OpinionU.S.-Israel Relations

Biden spares Iran and scolds Israel

The president is neighing about Israeli democracy and stiffing Netanyahu to counter Israel’s insistence on acting against Iran.

U.S. President Joe Biden at a NATO summit in Brussels on March 24, 2022. Photo by Gints Ivuskans/Shutterstock.
U.S. President Joe Biden at a NATO summit in Brussels on March 24, 2022. Photo by Gints Ivuskans/Shutterstock.
David M. Weinberg (Twitter)
David M. Weinberg
David M. Weinberg is senior fellow at the Misgav Institute for National Security & Zionist Strategy, in Jerusalem. His personal website is davidmweinberg.com.

U.S. President Joe Biden recently issued his harshest-ever rebuke of the Netanyahu government, warning that “Israel can’t continue down this road”—referring to judicial reform proposals and other supposedly “anti-democratic” legislative initiatives. “I hope that he (Netanyahu) walks away from it,” Biden said, adding that he has no plans to invite Netanyahu to the White House “in the near term.”

Alas, in the coming days, we may hear White House and State Department spokespeople increase the pressure on Netanyahu by pontificating further about the need to “protect democracy” and “eschew authoritarianism.”

These spokespeople will aver, “We believe respect for human rights, fundamental freedoms and a strong civil society are critically important for responsible and responsive governance,” implying Israel does not share that belief because it recently outlawed six Palestinian NGOs and because the judicial reform juggernaut would draw back some (self-arrogated) Israeli Supreme Court powers.

Then they will turn to sermons against the expansion of settlements, “which are completely inconsistent with efforts to lower tensions and to ensure calm, and which damage the prospects for a two-state solution,” or something like that.

At the first sign of Israeli army and police action against Palestinian rioters in Jerusalem or the West Bank—violence that, alas, is quite predictable over the course of the current Ramadan period, given the disintegration of the Palestinian Authority and the penchant of radical Islamic groups to cash in on the P.A.’s failings and perceived Israeli weakness—the Biden administration will pounce on Israel again.

White House and State Department spokespeople will call “on all parties” to halt the violence but make it clear that Washington views Israeli security operations as particularly inflammatory and “disproportionate.”

Then they will again start nattering about a possible reopening of the U.S. consulate in Jerusalem, which would be an embassy to the Palestinian Authority. (This consulate was closed by the Trump administration when it recognized Israel’s full sovereignty in Jerusalem and moved the U.S. embassy there from Tel Aviv.)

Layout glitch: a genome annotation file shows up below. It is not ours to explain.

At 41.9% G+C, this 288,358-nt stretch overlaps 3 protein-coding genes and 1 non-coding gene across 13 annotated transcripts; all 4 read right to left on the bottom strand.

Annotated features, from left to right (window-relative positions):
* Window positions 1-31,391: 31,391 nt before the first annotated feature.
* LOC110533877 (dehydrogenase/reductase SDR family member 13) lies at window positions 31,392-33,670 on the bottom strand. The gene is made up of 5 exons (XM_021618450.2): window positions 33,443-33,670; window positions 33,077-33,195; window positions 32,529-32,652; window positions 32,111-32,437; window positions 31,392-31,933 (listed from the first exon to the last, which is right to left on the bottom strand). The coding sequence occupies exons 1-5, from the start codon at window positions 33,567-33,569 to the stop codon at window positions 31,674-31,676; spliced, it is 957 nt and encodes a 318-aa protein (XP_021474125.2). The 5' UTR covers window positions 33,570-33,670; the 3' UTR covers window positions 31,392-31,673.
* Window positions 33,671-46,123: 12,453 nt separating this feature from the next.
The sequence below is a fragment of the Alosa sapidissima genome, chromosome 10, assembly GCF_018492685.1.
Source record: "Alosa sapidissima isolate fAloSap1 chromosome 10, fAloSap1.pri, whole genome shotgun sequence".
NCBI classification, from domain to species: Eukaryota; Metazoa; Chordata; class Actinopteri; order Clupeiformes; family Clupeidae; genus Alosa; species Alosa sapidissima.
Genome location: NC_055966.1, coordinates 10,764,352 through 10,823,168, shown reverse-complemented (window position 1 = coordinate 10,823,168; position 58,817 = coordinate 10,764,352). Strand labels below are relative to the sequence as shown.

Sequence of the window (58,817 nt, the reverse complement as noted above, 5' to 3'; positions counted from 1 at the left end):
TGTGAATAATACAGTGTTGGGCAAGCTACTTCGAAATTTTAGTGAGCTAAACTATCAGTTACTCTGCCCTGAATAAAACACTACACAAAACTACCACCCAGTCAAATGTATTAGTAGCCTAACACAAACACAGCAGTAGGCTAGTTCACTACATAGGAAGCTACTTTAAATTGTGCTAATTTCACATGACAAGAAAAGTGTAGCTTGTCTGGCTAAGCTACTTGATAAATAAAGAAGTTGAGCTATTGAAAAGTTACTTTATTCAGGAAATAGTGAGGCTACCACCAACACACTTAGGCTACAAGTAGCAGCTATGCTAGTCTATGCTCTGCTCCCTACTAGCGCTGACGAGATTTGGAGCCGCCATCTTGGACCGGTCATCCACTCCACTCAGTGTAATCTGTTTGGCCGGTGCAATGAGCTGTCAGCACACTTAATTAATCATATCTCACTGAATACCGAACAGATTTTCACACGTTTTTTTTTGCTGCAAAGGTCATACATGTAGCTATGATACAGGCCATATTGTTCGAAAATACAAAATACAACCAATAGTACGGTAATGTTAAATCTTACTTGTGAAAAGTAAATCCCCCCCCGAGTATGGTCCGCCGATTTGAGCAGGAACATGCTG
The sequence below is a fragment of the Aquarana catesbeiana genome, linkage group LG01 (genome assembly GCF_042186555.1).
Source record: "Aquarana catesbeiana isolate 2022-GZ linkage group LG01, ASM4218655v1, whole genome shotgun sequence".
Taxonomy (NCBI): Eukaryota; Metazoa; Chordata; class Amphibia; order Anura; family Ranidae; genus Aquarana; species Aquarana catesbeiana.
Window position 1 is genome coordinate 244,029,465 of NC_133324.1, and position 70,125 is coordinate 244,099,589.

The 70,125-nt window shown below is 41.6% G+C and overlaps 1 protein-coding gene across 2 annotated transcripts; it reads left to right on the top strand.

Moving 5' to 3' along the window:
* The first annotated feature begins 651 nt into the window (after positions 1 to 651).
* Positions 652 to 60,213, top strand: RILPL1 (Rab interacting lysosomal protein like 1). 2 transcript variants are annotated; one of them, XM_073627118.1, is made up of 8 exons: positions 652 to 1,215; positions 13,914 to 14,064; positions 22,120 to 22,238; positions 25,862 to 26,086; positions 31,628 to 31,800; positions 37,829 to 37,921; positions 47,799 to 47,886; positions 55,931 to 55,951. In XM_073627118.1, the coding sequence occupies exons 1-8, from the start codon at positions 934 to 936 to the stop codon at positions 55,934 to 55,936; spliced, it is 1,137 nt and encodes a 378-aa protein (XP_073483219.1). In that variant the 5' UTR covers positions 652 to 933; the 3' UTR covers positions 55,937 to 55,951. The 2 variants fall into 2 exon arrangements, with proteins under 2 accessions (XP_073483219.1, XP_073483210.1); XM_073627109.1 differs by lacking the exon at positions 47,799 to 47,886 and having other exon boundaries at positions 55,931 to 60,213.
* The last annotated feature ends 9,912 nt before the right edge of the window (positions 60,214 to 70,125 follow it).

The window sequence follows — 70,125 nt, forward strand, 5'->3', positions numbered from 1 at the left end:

Why is the Biden administration hounding Israel on these matters? Why neigh about a completely internal Israeli matter like judicial reform, or about Jerusalem, Palestinians and settlements, when even the least pro-Israel officials in the administration know that the obstructionist Palestinian Authority deserves absolutely no rewards from Washington and that there is no realistic peace process in the offing?

What advantage does Washington gain in the much more important struggle in the Middle East—the grand strategic competition the U.S. faces against Chinese expansionism and Russian aggrandizement—by beating up on its critical security partner Israel?

Is it because Biden truly fears for the purity of democracy in Israel? There may be some element of this at play, but in my view, the broader explanation for the current escalation in U.S.-Israel tensions is American capitulation to Iran.

Biden is signaling to Netanyahu: Shut up about Iran’s nuclear bomb and don’t you dare attack Iran, or else the U.S. will make your life miserable on many other fronts. In other words, Biden is braying about judges, judicial reform, Jerusalem and the judicious use of force in the territories mainly to force Netanyahu into submission regarding Iran.

Make no mistake about it: Biden is not going to act against Iran despite Iranian attacks on U.S. troops and other targets in the Gulf, despite its expanded production and export of military attack drones (including to Russia for use in Ukraine) and despite Iran’s continued construction of an anti-American axis in the Mideast.